The man who, unwittingly, set me off on the track of writing a book about the Dambusters was the actor George Baker, whose birthday is today. In an interview on the BBC Radio Today programme in December 2005 he told the story of how he had been cast to play the part of my uncle, David Maltby, in the 1955 film The Dam Busters. During the making of the film Gp Capt Charles Whitworth, the technical adviser, relayed to him the information that David was sometimes so wound up after operations that he released the tension by shooting china plates with his service revolver. This was a story that no one in my family had ever heard before, and it therefore seemed to me to be important to tell more of the family history before time took its inevitable toll on us all.
In an email to me a few months later he told me how hard casting director Robert Leonard and film director Michael Anderson had worked to ensure the actors looked like their real-life characters. This was sometimes a bit confusing for poor old Charles Whitworth:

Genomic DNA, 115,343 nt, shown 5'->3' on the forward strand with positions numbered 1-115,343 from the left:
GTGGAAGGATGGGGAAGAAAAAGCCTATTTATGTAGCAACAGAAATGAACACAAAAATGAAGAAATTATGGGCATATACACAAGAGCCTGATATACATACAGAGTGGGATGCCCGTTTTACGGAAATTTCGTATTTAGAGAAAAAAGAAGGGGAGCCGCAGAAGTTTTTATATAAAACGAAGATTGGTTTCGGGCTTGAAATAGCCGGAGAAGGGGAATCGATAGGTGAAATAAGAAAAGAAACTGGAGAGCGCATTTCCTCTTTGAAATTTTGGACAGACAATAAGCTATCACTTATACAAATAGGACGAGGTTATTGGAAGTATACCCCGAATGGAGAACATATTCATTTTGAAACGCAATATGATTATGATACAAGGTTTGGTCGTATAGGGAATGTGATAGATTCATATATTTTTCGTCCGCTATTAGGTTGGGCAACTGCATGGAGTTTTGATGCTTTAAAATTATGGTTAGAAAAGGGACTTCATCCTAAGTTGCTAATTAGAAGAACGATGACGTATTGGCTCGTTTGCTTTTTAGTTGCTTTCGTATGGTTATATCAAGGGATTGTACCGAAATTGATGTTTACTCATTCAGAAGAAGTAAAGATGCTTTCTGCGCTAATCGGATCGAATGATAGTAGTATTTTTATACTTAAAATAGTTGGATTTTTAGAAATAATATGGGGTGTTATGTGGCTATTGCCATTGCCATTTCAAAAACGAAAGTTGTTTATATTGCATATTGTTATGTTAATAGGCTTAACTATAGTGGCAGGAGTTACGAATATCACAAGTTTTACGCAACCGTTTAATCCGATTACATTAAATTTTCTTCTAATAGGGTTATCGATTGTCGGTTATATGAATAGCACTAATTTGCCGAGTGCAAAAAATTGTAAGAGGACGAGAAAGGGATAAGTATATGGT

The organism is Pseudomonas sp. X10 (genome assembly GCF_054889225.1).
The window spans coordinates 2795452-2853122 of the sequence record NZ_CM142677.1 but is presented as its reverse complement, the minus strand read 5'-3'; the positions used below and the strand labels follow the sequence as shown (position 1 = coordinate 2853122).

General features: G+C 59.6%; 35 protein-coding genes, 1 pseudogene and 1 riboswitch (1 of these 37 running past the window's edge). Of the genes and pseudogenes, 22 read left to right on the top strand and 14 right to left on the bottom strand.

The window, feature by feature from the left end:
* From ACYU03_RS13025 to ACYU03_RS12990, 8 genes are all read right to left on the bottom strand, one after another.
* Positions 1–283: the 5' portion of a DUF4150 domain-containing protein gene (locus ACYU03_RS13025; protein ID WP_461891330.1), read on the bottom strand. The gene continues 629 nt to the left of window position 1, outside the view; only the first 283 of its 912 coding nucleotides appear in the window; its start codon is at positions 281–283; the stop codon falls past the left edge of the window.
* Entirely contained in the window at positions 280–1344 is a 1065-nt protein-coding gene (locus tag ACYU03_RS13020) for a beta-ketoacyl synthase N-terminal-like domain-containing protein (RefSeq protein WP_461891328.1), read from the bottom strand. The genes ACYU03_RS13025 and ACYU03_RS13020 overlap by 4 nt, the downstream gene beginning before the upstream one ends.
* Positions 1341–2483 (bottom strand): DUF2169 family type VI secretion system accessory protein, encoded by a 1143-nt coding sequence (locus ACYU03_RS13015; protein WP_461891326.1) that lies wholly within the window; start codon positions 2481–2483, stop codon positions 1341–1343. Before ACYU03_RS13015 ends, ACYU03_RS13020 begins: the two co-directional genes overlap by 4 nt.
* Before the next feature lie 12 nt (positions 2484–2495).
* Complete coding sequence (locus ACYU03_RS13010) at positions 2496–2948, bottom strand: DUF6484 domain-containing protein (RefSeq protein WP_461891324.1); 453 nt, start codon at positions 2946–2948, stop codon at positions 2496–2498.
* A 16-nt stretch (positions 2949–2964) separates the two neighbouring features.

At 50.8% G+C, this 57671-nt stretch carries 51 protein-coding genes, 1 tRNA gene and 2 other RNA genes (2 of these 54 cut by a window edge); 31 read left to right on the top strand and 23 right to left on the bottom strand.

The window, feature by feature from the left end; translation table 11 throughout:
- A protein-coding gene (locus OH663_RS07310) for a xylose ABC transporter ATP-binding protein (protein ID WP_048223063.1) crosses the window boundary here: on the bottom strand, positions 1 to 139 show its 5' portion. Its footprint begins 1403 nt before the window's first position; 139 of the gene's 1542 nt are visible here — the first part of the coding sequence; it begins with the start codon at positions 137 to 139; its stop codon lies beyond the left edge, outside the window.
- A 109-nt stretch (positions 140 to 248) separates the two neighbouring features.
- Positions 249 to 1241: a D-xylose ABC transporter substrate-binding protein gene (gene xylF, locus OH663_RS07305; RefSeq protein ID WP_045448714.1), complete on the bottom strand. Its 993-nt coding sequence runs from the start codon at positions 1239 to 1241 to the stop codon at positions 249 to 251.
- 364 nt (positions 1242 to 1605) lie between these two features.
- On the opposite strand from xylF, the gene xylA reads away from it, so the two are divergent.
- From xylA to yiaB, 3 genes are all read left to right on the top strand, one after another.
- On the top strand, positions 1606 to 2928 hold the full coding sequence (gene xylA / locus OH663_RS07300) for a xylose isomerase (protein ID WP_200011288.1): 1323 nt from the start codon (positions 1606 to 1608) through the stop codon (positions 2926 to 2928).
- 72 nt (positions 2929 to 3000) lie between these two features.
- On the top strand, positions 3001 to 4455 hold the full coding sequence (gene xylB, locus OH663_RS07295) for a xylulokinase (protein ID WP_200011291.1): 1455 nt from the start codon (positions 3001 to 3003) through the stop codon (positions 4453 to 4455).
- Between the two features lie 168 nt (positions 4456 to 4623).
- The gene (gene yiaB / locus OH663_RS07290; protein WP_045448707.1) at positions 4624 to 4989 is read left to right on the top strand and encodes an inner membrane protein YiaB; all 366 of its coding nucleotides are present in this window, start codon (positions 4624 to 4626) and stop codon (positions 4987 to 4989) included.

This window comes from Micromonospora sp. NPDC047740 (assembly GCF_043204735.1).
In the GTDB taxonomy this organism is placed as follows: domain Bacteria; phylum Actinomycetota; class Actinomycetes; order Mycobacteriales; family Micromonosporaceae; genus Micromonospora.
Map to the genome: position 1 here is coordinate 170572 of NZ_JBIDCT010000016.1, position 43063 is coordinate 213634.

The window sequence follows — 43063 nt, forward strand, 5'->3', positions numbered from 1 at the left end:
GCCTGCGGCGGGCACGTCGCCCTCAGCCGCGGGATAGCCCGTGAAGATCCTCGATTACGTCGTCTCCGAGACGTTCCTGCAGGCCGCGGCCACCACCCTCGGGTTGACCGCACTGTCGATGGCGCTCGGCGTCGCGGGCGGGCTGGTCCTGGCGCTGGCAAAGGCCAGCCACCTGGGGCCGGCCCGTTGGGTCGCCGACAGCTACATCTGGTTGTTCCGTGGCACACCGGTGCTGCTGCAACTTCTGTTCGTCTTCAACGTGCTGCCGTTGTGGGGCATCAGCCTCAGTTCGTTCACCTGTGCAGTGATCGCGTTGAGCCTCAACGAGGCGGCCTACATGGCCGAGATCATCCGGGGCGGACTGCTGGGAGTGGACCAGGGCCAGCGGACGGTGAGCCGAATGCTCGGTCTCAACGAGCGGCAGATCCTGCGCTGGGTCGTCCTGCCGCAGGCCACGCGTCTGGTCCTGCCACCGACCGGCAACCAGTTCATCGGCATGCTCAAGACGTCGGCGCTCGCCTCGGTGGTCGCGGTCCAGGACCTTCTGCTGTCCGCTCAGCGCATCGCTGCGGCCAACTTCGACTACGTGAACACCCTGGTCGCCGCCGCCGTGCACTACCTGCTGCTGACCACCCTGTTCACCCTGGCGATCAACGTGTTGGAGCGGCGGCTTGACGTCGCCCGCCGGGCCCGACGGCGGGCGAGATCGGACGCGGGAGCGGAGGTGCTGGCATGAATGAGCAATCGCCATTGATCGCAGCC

On the desk in front of them [Leonard and Anderson] they had a photo of [David Maltby] and one of me and I must admit that there was a considerable similarity. Then when I met Group Captain Whitworth he fell into the habit of calling me Dave, which was really quite disconcerting.
[Whitworth] would often refer to an incident thinking that I had been there. This is how the story of the plate shooting came to be told, quite obviously the men of the squadron became extremely tense before and after an operational ﬂight but other indications from the Group Captain told me that [David Maltby] was a very funny man and a delightful companion. I feel very honoured to have had the chance to portray him in the ﬁlm.
Happy birthday, Mr Baker!
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